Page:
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Yah know, I used to enjoy this holiday and loved the chance to put on a costume. Recently, though, I moved to a job where I wear a jacket and tie every day and, frankly, I’m sick of being in a costume all week long. I cannot wait to get on the Metro on the way home and rip out the shirt, widen the tie noose by half a foot, undo 2 buttons, and turn myself into someone who looks like he just got his ass kicked by a big Xerox copier. It feel SO good. I mean, it’s not like I don’t like looking nice to look nice, but when it’s every day it really becomes a uniform…and a really fake obnoxious one at that. I’d so much rather wear a big red dog suit or something – at least that would be funny.
well I live with snakes and lizards
and other things that go bump in the night
cos to me everyday is halloween
About a week ago on artdc.org, there were a couple of threads about “Process” in art as art itself. There are obviously as many interpretations of what that means as there are people thinking about it, but I decided to give it ago since I found the idea so interesting. The concept is to take a drawing from start to finish and to capture it in different stages along the way. Once the “final” image is “complete”, I’m going to go back and recreate several of the stages from scratch. That way, each stage that went into the final piece will actually “exist” in the form of an individual drawing and could be considered art in its own right (although, I intend to present them all together as one work once the project is done). Ultimately, I’d then like to take each stage and turn it into something new…finish it…into something else other than what the “original” final piece ended up being. Ultimately, there should be a series of works that, together, materially communicate the process of art in its literal mechanized form as well as the fact that we always leave paths untaken behind us…
The image to the left of this entry is the series I’ll be working on for this. The last image is the first “complete” piece. The previous images are stages that I’ll have to recreate (although I probably wont use all of them).
I’ll track this as its own page in this blog after this post…
(Image links to larger image)
Argh. I just saw a posting on “iPod etiquette” somewhere. Some of the suggestions were fine (“Don’t leave your phones on while others are talking to you.”), but I take issue with (and it’s not the first time I’ve heard this) the whole “Don’t bop and drum and whatever to your music – the rest of the world can’t hear it.” “rule”. You know what? If you’re listening to something that makes you bounce a little…then bounce dammit. Who cares if no one else can hear it? You’re lucky, they’re not :)
(And God bless Document Recovery today…)
As I’m trying to get a (some) piece(s) ready for the MOCAdc Heads or Tails show, I’m realizing that I have 15 years of half-done and slightly immature art laying around that could potentially be turned into pieces that I’d consider trying to send to shows.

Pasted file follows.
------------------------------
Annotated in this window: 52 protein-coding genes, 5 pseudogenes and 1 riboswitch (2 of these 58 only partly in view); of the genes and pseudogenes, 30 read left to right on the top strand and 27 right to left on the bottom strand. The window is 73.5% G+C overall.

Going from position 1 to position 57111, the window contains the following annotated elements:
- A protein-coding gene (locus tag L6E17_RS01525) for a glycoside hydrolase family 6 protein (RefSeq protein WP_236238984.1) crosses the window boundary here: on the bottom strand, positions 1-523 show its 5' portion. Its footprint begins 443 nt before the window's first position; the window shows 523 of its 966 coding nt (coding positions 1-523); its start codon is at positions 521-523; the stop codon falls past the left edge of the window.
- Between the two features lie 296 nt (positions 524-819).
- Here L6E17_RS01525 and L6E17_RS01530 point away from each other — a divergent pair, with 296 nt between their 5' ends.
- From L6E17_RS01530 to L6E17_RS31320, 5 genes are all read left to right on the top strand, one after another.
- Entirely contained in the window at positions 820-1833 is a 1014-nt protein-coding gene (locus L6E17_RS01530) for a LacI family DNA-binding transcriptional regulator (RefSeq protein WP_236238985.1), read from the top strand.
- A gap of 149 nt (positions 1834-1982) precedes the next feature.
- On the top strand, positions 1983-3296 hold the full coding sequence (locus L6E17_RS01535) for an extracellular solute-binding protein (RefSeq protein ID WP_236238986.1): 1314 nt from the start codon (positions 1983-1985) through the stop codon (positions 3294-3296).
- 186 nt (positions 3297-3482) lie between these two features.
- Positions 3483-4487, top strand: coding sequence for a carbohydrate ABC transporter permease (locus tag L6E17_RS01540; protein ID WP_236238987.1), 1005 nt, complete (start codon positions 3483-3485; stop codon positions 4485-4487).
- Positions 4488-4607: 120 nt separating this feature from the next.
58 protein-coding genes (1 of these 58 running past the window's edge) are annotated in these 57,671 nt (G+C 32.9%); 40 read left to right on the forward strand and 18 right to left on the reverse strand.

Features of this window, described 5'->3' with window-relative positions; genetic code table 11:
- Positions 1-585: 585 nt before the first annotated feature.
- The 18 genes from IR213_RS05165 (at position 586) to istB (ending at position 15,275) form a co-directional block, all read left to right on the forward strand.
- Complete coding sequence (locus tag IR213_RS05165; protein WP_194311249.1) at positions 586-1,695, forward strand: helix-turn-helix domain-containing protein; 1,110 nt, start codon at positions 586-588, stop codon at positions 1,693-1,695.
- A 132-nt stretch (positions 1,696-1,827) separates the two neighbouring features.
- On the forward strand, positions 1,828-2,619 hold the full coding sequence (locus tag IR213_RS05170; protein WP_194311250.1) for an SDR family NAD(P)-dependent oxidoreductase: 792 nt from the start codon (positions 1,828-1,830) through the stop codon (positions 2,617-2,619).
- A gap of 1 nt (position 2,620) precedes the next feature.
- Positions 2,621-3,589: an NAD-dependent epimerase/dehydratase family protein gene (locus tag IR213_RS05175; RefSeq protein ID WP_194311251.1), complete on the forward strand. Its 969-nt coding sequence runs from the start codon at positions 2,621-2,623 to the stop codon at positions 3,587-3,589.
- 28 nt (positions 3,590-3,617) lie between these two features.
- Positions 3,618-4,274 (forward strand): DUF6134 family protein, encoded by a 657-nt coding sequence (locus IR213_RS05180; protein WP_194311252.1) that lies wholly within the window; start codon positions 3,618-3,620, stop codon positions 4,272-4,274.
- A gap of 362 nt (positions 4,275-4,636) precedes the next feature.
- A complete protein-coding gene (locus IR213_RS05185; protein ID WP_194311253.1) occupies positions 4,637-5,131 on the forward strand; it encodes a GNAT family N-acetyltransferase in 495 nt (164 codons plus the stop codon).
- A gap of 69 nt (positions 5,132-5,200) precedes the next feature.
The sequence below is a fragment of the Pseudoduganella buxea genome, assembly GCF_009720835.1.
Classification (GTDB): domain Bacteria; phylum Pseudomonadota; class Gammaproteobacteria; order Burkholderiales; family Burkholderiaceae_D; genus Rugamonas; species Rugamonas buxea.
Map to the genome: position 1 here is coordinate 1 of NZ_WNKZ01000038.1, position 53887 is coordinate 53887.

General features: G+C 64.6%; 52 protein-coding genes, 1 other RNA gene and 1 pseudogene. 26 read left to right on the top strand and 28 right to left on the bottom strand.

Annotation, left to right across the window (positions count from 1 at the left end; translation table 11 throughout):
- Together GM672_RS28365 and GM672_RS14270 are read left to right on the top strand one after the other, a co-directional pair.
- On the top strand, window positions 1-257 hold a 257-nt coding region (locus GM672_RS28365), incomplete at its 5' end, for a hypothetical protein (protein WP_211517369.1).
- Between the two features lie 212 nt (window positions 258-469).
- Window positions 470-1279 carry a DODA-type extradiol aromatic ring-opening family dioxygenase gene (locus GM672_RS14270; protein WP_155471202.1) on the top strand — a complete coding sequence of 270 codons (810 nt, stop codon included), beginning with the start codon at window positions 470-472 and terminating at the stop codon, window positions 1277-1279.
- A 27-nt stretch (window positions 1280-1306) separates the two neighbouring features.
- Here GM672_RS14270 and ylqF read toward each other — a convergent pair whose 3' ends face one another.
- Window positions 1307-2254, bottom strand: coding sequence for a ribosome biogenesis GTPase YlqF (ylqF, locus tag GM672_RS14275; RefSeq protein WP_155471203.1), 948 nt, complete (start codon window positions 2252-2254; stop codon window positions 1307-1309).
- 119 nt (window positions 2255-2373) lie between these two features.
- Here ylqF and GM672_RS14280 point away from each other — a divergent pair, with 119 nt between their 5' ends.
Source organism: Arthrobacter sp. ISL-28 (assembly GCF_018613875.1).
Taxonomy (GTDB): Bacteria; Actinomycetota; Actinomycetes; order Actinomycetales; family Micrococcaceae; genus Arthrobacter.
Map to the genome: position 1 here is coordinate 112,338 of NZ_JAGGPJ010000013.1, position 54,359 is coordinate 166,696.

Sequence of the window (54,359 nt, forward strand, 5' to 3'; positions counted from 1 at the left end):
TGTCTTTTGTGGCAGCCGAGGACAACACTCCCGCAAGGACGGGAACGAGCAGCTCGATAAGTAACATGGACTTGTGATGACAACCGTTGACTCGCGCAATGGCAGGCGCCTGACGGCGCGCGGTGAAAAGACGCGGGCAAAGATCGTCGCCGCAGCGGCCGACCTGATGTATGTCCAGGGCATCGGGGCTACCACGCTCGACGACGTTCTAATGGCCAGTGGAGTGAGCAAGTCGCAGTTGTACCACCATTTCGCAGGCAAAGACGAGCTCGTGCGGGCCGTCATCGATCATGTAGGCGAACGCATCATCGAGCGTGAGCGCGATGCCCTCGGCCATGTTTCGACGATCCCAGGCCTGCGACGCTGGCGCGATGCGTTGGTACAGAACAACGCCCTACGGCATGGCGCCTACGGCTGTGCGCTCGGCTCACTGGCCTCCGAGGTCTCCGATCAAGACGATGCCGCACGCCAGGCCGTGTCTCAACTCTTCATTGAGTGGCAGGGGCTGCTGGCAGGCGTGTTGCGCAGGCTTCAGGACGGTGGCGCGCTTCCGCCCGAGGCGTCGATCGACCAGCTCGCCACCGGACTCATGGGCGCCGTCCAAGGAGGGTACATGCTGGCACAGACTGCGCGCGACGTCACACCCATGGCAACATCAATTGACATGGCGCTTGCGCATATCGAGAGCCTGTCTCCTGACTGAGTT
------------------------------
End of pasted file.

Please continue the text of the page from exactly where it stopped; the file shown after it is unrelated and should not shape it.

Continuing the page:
So, with that in mind (and thanks to my wife), I’ve started to try and clean up and update some of that older body of work. It’s a scary process, though, because I could really mess some shit up that way…most of those pieces I left that way for a reason.
The first piece was my Lady Lazarus (Collette) piece. It didn’t need that much work, but since I’d like to take it to the show and frame it I thought I’d try and fix up a couple of things.
What I found out was that: Even though a piece might have hard, ugly lines and not be what you think they should look like, those misfeatures of it give it a character and are part of why you love the piece in the first place.
In this example, I changed her eye a bit unintentionally and I was having a tough time putting it right (same with the smile). In human faces, just the slightest nudge of a feature in any direction is enough to put the whole thing off.
Luckily, I think I’ll be able to fix that.
Here are the two images compared:
First post (obviously). I never know what to say when I’m talking to no one in particular…in fact, I usually resort to pasting random quotes from random people without any context or background since it’s effectively just as meaningful as whatever it is I’d say myself.
(This is, for the record, completely different than what it’s like talking TO myself – those conversations are, by definition, always lucid and astute!)
Anyway, I’ve found that I communicate with the world around me much more effectively through my “art” (as in, any random scribbling whatsoever that isn’t obviously a written language with syntax and grammar) – either through the work itself or by using the work as a jumping point for my own thoughts.
And, so, I have a blog now. Flickr really couldn’t cut it from an organization perspective and I’m absolutely NOT interested in running my own website again. I got tired of trying to keep up my patches with the Joneses exploits.
I could say something to YOU, whoever is reading this, but I’m no good at it. Just enjoy and feel free to comment – random strangers, dearest friends, and shakespearean enemies alike.